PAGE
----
I’m not a fan of beans and I’ve no ties to Texas but on this occasion I think my hearts ruling my head. That looks nom.

  65. Marc @ NoRecipes

    Nice job at the panel today! These beans look great. I love that you’ve used epazote. It’s a spice that’s not used enough IMHO.

  66. tbsamsel

    You guys in DC should be able to get decent Mexican groceries if you aren't averse to going into the Kensington area, near Takoma Park and a couple of other 'hoods in Prince Georges. Manassas is another good area in VA for tiendas. Look for a chain called Americana.

    When I moved up to Richmond over 20 years ago, I had to go to DC & the 'burbs to find stuff to make decent comida. Now Richmond has decent tiendas..

    And I keep wanting to go to a place called La Gringada on the Bawlmer/DC Turnpike just past Beltsville, but I'm usually trying to get to Bawlmer on time.

  67. Had black bean soup for lunch, but would really have liked some of THAT! You’ve been tagged. Please visit The Food of Love for details. Your blog is awesome.

  68. Lisa Fain

    Diane—Yep, bacon grease is key! And you’re very welcome, I’m glad you’re enjoying the recipes.

    Kasey—Sadly, I wasn’t at SXSW this year, so I did not attend the food panel.


    Laura—I love the term Aus-Mex!

    Jumper—What a fascinating observation!

    JO—I’m sorry to hear their foreign foods in NE—it’s not that far from the West. They don’t know what they’re missing.

    Bratique Helene—Good to know. I have a friend who lives in Lakewood so I’ll have to swing by next time I’m in town.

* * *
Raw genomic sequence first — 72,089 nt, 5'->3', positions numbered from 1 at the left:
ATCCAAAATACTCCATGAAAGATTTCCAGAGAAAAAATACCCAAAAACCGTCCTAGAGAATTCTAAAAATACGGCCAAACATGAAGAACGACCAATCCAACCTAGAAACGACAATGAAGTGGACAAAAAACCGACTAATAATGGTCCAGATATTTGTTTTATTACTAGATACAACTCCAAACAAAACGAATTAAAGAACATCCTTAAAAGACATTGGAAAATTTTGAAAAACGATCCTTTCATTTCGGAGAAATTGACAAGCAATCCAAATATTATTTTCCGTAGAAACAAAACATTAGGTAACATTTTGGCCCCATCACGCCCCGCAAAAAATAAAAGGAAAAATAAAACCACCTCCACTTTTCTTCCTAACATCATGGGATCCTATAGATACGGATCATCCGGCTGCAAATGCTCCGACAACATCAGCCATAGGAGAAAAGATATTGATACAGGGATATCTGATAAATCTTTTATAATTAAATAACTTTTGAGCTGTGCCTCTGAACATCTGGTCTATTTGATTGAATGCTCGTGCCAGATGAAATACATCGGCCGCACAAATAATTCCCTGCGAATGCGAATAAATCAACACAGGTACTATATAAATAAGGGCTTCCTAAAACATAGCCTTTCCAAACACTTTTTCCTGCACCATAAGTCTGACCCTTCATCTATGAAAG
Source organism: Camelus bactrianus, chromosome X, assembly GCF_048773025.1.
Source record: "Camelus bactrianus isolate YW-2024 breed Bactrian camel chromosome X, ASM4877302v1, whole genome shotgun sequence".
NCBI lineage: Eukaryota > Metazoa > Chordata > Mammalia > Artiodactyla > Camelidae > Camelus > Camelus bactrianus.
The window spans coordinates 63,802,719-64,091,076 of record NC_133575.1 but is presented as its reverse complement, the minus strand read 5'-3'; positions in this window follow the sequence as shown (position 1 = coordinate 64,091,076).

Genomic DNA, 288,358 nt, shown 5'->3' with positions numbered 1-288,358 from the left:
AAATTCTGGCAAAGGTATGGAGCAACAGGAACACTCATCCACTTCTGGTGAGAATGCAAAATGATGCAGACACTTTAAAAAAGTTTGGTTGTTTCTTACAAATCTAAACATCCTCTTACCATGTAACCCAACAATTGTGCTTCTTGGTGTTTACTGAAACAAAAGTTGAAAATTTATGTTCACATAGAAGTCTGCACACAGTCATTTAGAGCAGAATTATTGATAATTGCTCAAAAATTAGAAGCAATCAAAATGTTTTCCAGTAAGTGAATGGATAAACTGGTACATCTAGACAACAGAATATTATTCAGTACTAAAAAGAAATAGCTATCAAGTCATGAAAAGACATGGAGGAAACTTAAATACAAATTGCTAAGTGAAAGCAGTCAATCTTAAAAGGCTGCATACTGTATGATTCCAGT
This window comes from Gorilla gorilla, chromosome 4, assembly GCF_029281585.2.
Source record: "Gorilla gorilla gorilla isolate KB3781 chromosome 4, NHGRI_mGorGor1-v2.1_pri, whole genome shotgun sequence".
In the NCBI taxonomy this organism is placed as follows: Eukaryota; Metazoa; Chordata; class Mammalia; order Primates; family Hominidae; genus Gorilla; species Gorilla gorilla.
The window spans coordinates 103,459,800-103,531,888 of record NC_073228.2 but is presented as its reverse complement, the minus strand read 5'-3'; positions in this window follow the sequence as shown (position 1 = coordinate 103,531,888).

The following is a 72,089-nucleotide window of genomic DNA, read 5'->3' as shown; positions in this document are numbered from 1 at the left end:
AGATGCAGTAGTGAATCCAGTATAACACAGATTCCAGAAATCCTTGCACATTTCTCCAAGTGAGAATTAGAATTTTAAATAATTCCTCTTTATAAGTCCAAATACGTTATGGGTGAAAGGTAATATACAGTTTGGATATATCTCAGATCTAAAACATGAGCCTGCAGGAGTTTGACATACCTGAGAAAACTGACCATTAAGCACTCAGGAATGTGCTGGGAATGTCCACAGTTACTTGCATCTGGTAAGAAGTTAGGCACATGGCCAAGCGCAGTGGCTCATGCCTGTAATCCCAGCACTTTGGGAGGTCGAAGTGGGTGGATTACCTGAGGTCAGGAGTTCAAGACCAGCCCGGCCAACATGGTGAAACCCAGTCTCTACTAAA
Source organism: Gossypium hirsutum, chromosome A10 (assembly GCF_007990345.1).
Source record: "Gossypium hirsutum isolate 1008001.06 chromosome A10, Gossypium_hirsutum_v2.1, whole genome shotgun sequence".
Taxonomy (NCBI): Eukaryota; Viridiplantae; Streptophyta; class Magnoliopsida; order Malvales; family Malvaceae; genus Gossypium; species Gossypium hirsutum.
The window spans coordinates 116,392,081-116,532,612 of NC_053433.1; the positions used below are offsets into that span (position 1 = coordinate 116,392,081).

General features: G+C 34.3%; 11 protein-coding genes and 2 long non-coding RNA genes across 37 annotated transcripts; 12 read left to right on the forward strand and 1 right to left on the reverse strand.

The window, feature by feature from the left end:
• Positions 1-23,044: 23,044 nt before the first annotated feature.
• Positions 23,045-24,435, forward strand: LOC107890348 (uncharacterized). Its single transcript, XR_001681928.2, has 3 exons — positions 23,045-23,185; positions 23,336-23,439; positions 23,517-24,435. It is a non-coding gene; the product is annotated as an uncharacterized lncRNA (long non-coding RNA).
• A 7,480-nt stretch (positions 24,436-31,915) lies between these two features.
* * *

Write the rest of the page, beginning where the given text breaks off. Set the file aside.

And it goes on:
Rhillian—See, I’m learning via the comments (and revealing just how long it’s been since I lived in Texas) that migas are now everywhere. Cool!

    DeceiverofMen—Yep, that’s what I’m hearing!

    Chelseachip—Love it when that happens!

    Janna—Yay! Migas are now everywhere!

    Wading Thru—I don’t know what you’re talking about, last time I checked the chicken-fried post was still here. Hmmmmm…

    Lunettes—I love Hyde Park, such an eclectic and beautiful neighborhood.

    Jeb—Aren’t they?

    Jesse—You sound like me!

    CrTx—It’s queso with black beans and avocado slices sold at Magnolia Cafe.

    John’s—Sounds creamy and decadent. I’ll have to try it sometime.

    Marcie M—You’re very welcome!

    Tommy—What’s up with the Toronto city gov’t not giving a taco truck a license to serve? That’s a shame.

    Grovite—Ah, the care package—a must if you’re a homesick Texan.

    Ginger in Virginia—Cisco’s is definitely renown for its migas.


    TwobarkingDogs—Not really, it’s a pretty unique taste. But if you can’t get your hands on it I wouldn’t worry too much; the beans flavor won’t suffer without it.